I was born with a congenital heart condition, which consisted of two open-heart surgeries under the age of one. These traumatic surgeries left me on a heart-lung machine. This risk developed into a hearing loss. I have a severe to profound hearing loss in both ears and I have been wearing a Cochlear Implant since I was six years old. In elementary school I was part of a hearing centre that became incredibly small as the years went by. So small that I became the only member when I was in Grade 8. I really hated elementary school because I was bullied a lot and there was no one there who could understand what I was going through. However, my life changed for the better when I went to high school. I was able to get away from my classmates and start fresh. I also needed a high school that would accommodate me. The only challenge about my high school was that it was a 45 minute commute every day which was hard, but the most amazing decision I ever made. I was surrounded by 10 other students who also had a hearing loss like myself and we grew very close like family. I had support from my hearing teachers who also taught me to become my own self-advocate to prepare me for the real world when they would no longer be by my side.
At the age of six, I was implanted with a cochlear implant. My language exploded. My cochlear implant allowed me to integrate into a mainstream school and to communicate. Nonetheless, I was bullied daily. With my life experiences, I have been an advocate my whole life. Educating the community is one way that I embrace my disability. I am a coordinator for VOICE for deaf and hard of hearing children. I am also a motivational speaker for Sick Kids` Cardiology Department and YCDSB`s Deaf and Hard of Hearing Department, where I share tips and advice as a student of the deaf, and share my life experiences as a deaf person, as well as a person with a heart condition. My whole life I was being advocated for, and transitioning into a self-advocacy has made me want to be a role model for students everywhere, with and without a disability.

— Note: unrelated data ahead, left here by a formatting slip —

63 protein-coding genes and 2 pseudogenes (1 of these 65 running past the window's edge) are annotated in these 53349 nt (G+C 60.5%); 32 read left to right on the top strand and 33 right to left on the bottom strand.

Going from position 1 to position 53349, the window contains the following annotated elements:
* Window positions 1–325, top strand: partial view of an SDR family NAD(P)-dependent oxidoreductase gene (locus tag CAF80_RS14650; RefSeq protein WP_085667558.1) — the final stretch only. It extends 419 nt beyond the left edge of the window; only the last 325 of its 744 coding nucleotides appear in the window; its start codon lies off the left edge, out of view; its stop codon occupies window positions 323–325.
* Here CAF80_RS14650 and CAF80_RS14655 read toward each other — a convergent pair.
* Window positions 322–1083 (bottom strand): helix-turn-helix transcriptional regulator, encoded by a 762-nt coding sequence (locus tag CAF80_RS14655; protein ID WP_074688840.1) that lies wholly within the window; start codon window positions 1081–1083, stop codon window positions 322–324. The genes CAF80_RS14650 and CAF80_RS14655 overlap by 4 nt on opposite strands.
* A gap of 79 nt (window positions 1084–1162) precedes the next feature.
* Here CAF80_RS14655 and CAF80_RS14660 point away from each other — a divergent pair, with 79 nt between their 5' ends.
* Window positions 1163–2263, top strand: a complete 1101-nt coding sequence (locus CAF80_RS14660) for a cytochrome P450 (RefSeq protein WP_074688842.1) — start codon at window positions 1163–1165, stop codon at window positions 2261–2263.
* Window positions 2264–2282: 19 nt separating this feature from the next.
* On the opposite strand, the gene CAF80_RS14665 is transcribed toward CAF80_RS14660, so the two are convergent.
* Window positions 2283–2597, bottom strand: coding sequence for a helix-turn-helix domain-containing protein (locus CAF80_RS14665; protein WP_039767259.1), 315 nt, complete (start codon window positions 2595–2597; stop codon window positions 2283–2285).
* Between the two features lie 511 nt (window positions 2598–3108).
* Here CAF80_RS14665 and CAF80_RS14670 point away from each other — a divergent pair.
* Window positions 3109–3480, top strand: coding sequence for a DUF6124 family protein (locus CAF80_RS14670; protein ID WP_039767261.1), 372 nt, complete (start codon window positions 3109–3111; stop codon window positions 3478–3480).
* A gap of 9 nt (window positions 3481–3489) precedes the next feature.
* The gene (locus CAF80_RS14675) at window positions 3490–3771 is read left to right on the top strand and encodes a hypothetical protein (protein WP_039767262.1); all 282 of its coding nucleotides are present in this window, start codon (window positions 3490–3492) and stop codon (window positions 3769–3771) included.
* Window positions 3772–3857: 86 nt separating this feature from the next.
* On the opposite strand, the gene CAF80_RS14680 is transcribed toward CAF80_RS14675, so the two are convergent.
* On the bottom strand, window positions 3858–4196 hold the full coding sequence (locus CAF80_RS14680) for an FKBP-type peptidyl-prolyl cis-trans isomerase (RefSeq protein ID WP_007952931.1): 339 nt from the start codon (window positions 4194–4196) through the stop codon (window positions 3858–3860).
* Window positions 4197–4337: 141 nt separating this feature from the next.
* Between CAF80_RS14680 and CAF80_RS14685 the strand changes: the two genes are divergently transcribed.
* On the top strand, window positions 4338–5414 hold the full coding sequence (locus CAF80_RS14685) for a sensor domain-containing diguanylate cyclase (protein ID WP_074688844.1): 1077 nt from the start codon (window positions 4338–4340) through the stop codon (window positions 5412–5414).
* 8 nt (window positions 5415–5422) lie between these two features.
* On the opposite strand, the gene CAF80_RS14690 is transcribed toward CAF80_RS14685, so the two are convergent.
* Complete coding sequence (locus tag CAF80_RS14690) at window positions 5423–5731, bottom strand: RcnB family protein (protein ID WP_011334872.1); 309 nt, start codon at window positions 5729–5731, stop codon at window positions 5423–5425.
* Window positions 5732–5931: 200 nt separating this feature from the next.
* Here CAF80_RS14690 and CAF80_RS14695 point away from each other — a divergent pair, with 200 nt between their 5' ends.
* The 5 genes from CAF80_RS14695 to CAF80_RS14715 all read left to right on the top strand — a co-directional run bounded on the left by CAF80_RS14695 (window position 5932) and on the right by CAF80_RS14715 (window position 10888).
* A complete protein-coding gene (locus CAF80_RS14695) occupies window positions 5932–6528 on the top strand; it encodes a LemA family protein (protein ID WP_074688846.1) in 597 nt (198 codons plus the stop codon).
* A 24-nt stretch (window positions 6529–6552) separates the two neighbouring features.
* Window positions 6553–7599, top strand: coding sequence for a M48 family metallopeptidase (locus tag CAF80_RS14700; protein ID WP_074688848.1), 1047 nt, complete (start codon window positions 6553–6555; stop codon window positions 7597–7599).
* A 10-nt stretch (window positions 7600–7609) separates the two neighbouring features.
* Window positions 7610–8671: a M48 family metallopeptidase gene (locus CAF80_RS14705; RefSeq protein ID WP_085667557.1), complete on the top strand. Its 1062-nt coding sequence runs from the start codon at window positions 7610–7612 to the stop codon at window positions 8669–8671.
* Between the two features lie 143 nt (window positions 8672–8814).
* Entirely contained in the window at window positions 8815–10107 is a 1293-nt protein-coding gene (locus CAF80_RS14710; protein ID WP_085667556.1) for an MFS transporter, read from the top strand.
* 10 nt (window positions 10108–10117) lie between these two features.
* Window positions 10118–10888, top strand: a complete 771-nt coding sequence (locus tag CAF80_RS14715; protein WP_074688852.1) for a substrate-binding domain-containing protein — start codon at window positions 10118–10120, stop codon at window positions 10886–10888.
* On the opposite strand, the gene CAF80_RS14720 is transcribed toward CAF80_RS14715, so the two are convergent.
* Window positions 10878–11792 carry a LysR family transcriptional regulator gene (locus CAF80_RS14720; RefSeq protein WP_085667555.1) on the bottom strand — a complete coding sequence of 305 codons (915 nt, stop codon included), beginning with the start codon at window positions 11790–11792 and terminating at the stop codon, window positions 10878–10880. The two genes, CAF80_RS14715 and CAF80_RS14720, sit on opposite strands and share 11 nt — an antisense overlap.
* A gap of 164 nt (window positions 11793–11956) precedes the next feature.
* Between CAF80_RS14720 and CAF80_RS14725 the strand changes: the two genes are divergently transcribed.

I am currently at Queen`s University completing the Teacher`s Education- Consecutive Program. My end goal is to become a Teacher of the Deaf. As a deaf person myself, having a hearing center as part of my educational journey was extremely important for my self-esteem and advocacy, and I would hope that I can provide the same experiences for other young, deaf students. Growing up in a mainstream school was not always the easiest, as I was ostracized and bullied because I had a hearing loss. Despite my challenges, the one thing that made school worthwhile to attend was having a hearing centre. The teachers of the deaf helped me become more strong, confident and a self-advocate. I take what I have learned and share my experience with others, so that they know to never let their deafness stop them from pursuing their dreams.
Before coming to Queen`s I did my undergrad in Media Production at Ryerson University and my Master`s in Critical Disability Studies at York University. Through my experiences, I found that it was important to educate others about hearing loss, especially cochlear implants, and I cannot wait to continue to do so as a teacher of the deaf. My latest work is a Masters research paper, entitled “The Profound Impact of Cochlear Implants on a Young Deaf Adult`s Life and Deaf Identity”, and I am currently trying to find a publisher to publish it, as I would like to share my story to parents and potential candidates of cochlear implants who can use this story as future look into how cochlear implants can change their lives, for the better.